At the end of 1975 I went to the Thai-Cambodian border to talk to refugees. Their horrific stories of people with glasses being killed as “intellectuals” and of “bourgeois” babies being beaten to death against trees were being dismissed as CIA propaganda by the anti-American Western Left, but it seemed obvious to me that they were true. I wanted to discover how the Khmer Rouge had grown and come to power; I wrote a book called Sideshow, which was very critical of the way in which the United States had brought war to Cambodia while trying to extricate itself from Vietnam.That is pretty much the key.
But horror had engulfed all of Indo-China as a result of the US defeat in 1975. In Vietnam and Laos there was no vast mass murder but the communists created cruel gulags and, from Vietnam in particular, millions of people fled, mostly by boat and mostly to the US. Given the catastrophe of the communist victories, I have always thought that those like myself who were opposed to the American efforts in Indochina should be very humble. I also think it wrong to dismiss the US efforts there as sheer disaster. Lee Kuan Yew, the former longtime Prime Minister of Singapore, has a subtler view. He argues that, although America lost in IndoChina in 1975, the fact that it was there so long meant that other SouthEast Asian countries had time to build up their economies to relieve the poverty of their peasants and thus resist communist encroachment — which they probably could not have done had IndoChina gone communist in the 1960s.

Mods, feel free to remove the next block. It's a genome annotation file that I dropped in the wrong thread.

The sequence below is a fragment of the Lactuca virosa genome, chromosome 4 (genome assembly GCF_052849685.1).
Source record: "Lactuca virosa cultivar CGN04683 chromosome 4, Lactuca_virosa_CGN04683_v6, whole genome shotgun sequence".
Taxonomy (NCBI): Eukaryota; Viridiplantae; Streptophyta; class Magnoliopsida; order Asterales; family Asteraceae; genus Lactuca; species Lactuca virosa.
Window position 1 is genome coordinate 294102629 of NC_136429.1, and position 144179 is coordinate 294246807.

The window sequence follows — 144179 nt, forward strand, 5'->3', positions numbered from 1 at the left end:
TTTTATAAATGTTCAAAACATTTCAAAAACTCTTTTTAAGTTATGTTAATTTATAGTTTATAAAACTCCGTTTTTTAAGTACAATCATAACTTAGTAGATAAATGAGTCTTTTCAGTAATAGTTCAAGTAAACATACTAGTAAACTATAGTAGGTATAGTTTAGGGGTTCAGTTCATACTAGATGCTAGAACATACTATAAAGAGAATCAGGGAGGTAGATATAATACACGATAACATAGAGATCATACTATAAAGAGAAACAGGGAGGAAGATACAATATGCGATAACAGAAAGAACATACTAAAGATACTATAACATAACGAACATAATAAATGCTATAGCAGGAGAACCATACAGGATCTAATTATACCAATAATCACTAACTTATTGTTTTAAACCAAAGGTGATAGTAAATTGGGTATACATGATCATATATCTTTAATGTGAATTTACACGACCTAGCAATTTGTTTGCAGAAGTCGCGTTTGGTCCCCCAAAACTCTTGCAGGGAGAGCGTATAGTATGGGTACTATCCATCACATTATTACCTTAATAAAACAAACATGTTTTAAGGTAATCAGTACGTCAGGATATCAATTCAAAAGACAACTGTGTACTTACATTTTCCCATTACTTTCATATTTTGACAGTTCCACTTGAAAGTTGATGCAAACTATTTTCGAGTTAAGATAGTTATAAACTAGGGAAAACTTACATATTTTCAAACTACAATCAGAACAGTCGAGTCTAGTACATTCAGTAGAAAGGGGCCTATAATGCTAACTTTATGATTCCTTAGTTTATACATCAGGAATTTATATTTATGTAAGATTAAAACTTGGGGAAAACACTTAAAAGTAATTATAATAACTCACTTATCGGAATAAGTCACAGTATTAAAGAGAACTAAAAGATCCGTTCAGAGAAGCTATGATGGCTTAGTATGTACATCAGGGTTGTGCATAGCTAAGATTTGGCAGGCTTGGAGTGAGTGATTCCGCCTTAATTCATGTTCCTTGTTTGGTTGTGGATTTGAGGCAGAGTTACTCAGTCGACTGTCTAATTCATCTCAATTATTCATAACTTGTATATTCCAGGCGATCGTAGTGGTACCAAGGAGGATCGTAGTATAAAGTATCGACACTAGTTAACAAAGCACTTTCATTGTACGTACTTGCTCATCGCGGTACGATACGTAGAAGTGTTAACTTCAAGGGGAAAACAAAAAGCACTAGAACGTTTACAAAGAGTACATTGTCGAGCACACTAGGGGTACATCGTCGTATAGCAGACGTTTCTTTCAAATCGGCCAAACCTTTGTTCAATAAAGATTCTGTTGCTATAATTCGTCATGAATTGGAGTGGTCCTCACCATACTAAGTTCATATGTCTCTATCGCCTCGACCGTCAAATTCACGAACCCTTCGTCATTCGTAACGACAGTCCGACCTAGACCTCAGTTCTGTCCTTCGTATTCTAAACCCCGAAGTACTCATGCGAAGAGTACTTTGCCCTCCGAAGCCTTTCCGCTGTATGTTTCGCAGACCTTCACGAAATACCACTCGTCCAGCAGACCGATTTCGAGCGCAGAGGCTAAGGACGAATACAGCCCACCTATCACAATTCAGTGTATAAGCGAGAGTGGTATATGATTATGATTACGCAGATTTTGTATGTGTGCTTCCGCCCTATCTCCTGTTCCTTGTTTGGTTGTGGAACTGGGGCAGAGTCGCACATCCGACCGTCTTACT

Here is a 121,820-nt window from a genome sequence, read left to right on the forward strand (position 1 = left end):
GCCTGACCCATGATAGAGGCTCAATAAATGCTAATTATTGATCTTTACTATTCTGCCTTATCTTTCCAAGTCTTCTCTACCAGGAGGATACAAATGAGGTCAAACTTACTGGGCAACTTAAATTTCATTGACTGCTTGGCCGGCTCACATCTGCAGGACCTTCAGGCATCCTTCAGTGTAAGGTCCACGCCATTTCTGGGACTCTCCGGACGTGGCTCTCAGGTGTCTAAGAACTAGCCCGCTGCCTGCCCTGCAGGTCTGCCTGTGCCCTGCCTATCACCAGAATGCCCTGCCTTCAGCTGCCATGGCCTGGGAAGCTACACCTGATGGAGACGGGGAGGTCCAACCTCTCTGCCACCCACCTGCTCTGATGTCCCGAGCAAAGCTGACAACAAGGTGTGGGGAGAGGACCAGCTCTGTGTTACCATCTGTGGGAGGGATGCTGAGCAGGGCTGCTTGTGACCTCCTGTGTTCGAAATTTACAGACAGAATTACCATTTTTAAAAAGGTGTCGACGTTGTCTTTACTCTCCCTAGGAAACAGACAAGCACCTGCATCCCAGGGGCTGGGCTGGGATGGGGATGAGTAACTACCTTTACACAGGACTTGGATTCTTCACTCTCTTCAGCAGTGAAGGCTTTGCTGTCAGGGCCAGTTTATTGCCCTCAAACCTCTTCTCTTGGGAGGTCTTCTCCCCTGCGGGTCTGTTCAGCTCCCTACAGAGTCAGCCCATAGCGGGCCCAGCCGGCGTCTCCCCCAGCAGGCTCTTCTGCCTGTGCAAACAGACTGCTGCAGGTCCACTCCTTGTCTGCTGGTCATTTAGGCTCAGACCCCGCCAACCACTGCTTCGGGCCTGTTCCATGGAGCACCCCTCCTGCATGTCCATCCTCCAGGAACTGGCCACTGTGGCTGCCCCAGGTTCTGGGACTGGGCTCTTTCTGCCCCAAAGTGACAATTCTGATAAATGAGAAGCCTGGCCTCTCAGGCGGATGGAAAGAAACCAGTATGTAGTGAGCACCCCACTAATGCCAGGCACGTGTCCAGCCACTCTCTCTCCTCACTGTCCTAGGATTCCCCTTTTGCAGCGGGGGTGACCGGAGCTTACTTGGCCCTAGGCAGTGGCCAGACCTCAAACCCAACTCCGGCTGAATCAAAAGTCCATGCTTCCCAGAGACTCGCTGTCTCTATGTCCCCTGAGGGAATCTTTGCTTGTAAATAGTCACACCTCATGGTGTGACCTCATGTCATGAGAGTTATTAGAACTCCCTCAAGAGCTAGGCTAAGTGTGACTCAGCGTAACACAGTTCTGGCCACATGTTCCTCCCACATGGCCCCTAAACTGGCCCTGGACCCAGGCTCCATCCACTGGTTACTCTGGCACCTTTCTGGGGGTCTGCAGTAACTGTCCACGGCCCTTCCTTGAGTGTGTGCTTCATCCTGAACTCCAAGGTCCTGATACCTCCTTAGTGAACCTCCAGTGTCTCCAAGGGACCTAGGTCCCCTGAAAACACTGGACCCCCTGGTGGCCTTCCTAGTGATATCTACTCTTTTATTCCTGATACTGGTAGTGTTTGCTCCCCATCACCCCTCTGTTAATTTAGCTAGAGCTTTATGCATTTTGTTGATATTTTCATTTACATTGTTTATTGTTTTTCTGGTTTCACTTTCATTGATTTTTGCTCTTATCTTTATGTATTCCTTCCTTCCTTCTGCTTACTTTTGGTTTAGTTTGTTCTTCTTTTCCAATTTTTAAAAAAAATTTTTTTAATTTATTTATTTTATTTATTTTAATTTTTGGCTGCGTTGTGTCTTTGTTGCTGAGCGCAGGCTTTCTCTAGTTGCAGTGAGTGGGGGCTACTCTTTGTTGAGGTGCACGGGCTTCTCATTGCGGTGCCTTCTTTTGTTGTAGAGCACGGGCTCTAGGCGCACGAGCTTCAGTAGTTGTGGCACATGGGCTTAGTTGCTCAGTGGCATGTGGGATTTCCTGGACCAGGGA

That long view seems to me to be the one that has to be applied to Iraq. I still believe the overthrow of Saddam Hussein was the correct thing to do — and it was something only the United States could have done. For all the horrors that extremist Sunnis and Shias are inflicting on each other today, the US rid the world of the Pol Pot of the Middle East. So long as the vile Saddam family regime remained in power there was no hope of progress in the region. There is still hope — if we do not abandon the Iraqi people.
We must not abandon the Iraqi people the way we abandoned the people of South East Asia. I supported the abandonment at the time because I believed John Kerry, the Communists, and their American supporters. So I get the humble bit. In fact it is a stain on my soul. The best I can do now is never forget.
H/T Powerline via Instapundit
And for my e-mail buddy linearthinker who thinks this is very important. It is. It may be that the Revisionism of Vietnam is finally going to get revised. About time.
Cross Posted at Power and Control and at Classical Values